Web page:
The days I spend with a mixture of sightseeing and catching up with old friends from New Zealand. The condition of my skin (there is no beating around the bush here, it was white!) was taken into account as well and so I spend plenty of time in the sun. Most times unintended while sightseeing (which isn't always pleasant and can sometimes turn into an annoyance) and at other times voluntarily on one of the many lawns. Let me assure you, the sunbathing was always done carefully and in compliance with my wellbeing (well, when you could fry eggs on your skin it's definitely too hot and time to leave the sun!). I didn't get too much of a sunburn except for those parts of your body you reach with difficulty when applying sunlotion.
There are some things I didn't get around to doing when I lived in Melbourne and I tried to do a few of those during my short visit. A visit to the nightmarket at the Queen Victoria Market is one of those missed events. Well, an event it was, a memorable one too but I can't say I need to see that chaos again. Hundreds of people tried to make their way through the aisles of the market and thousands lined up for food, blocking the way for everyone else. I was hoping for exotic cuisine from foreign countries I've never tasted before but the queues were far too long for my liking and so I ended up eating - have a guess..........- eating a German sausage with Sauerkraut and mustard because they worked efficient enough to keep the waiting to a minimum ;-). That evening was quite a disappointment to be honest and so I went back to the hostel to grab my camera gear and do what I had done the previous nights - night photography. I had developed a liking for that kind of photography while I lived in Melbourne and so it was nice coming back to my old domain.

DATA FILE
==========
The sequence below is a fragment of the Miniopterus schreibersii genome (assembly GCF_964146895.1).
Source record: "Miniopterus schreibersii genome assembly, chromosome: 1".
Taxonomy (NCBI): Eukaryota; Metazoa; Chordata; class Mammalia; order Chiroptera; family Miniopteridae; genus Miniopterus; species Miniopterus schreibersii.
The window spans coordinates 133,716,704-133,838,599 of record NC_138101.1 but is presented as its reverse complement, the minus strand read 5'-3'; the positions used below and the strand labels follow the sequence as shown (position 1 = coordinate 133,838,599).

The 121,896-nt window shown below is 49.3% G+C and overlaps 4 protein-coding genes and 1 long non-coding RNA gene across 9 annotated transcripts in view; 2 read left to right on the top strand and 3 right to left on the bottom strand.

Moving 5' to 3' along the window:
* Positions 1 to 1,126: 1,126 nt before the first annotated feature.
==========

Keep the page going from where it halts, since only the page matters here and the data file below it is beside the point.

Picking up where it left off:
I was also looking forward to doing a wine tasting tour with my German friend Katrin, who had arrived in Melbourne during my stay (after a trip through the outback). Although I had made a booking weeks earlier we never made it to the Yarra Valley. Long story short: We had booked with operator A but never saw any of their busses. Nobody came around looking for anyone and so after a while I checked my mobile, saw that somebody had tried to contact me, called back and found out that it was A, trying to find me. Unfortunately the driver had left because he couldn't find us and now he's too far out the city to return for us. I learnt that I shouldn't have looked for operator A since they have sub-contracted operator B who should have contacted me 48 hours prior to the trip advising of the situation. None of that had happened and so I hadn't bothered approaching buses of operator B because I didn't know we were supposed to go with them. What a screwed up situation! I asked for a refund and was told to leave my email address (which they already had from my booking...) and the manager would get in touch with me. Guess what, he never did and my follow up emails were all ignored. They left me no choice but to contact my bank and ask to retrieve my money from the operator's bank account. It took a while but they managed in the end and I've got my money back. Operator A (which is Autopia Tours) has still not bothered to contact me so I assume they haven't even noticed the money went missing. I am quite disappointed with their customer service. This is not the way you handle a situation like this. Sure, things didn't go the way they were supposed to that day but good customer service doesn't show when everything is going alright but when you have to deal with unusual events.